One advantage of the foregoing feature of the present invention over the prior art is that by using the belt assembly 30 to circumscribe and retain the torso within the vest 2, the medical support assembly garment 1 can be more securely and snugly adjusted to fit a patient's body, thus reducing the occurrence of accidental slippage of the vest 2 from the patient's body. In addition, for activities such as bathing and basin while dressing sutures are present, the belt assembly 30 reduces the occurrence of the entry and accumulation of water and other external fluids into the vest 2 and pocket 5 a and 5 b, thus assisting to keep the inside of the vest 2 relatively dry.
It should be noted that the various features of the foregoing embodiments were discussed separately for clarity of description only and they can be incorporated in whole or in part into a single embodiment of the invention having all or some of these features. It should further be noted that the use of the present invention is not limited to breast operations but can be readily used in conjunction with virtually any medical drainage device that is externally attached to a patients body, such as catheters, and any container adapted to receiving the outputs from the drainage devices.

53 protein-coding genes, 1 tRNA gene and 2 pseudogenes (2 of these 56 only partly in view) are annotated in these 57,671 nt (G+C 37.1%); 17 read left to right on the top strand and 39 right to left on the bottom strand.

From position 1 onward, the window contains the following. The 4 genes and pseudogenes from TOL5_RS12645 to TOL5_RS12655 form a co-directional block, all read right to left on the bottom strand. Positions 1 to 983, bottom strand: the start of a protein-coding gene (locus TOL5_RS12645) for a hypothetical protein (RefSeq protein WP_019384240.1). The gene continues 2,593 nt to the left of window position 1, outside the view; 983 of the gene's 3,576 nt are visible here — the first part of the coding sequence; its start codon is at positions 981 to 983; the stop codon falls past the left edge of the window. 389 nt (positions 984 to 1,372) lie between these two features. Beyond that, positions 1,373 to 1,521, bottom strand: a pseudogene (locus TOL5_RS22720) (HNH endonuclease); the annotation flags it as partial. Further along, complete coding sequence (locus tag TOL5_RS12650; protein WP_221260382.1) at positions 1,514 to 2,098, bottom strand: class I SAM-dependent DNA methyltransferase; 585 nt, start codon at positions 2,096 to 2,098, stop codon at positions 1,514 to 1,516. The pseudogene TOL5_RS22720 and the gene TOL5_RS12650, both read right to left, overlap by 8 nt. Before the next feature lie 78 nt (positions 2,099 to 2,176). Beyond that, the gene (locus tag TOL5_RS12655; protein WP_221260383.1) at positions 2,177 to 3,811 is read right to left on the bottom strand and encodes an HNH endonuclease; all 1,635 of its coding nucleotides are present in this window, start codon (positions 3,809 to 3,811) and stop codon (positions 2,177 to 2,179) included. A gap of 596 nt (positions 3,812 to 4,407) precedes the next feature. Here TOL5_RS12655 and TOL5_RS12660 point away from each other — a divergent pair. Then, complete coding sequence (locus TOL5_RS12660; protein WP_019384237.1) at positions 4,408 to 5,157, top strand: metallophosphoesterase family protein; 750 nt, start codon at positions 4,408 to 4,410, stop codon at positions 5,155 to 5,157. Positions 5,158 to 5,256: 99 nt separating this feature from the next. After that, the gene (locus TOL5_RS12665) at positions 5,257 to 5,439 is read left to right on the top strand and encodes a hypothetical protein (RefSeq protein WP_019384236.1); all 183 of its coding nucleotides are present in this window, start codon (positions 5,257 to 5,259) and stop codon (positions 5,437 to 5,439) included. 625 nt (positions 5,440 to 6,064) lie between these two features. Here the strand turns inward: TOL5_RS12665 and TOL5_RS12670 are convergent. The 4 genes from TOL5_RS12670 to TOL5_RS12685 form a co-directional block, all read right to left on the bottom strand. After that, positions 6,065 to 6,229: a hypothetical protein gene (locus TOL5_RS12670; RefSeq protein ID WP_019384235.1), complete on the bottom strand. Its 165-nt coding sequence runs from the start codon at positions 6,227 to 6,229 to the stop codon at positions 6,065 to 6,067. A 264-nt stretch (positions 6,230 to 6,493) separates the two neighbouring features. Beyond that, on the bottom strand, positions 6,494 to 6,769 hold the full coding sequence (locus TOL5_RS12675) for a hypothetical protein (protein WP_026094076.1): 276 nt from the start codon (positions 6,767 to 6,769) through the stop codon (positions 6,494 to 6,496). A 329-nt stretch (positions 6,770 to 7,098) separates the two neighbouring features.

|Cited Patent||Filing date||Publication date||Applicant||Title|
|US4602390 *||May 30, 1985||Jul 29, 1986||Morera Ignacio G||Independent pocket for incorporating into any kind of clothing|
|US4698848 *||Sep 26, 1986||Oct 13, 1987||Buckley Mary C||Blouse for cardiac patients|
|US4718124 *||Jan 13, 1987||Jan 12, 1988||Sawicki Marsha M||Patient gown|
|US5031244 *||Feb 21, 1989||Jul 16, 1991||Jitsuo Inagaki||Meshy garment|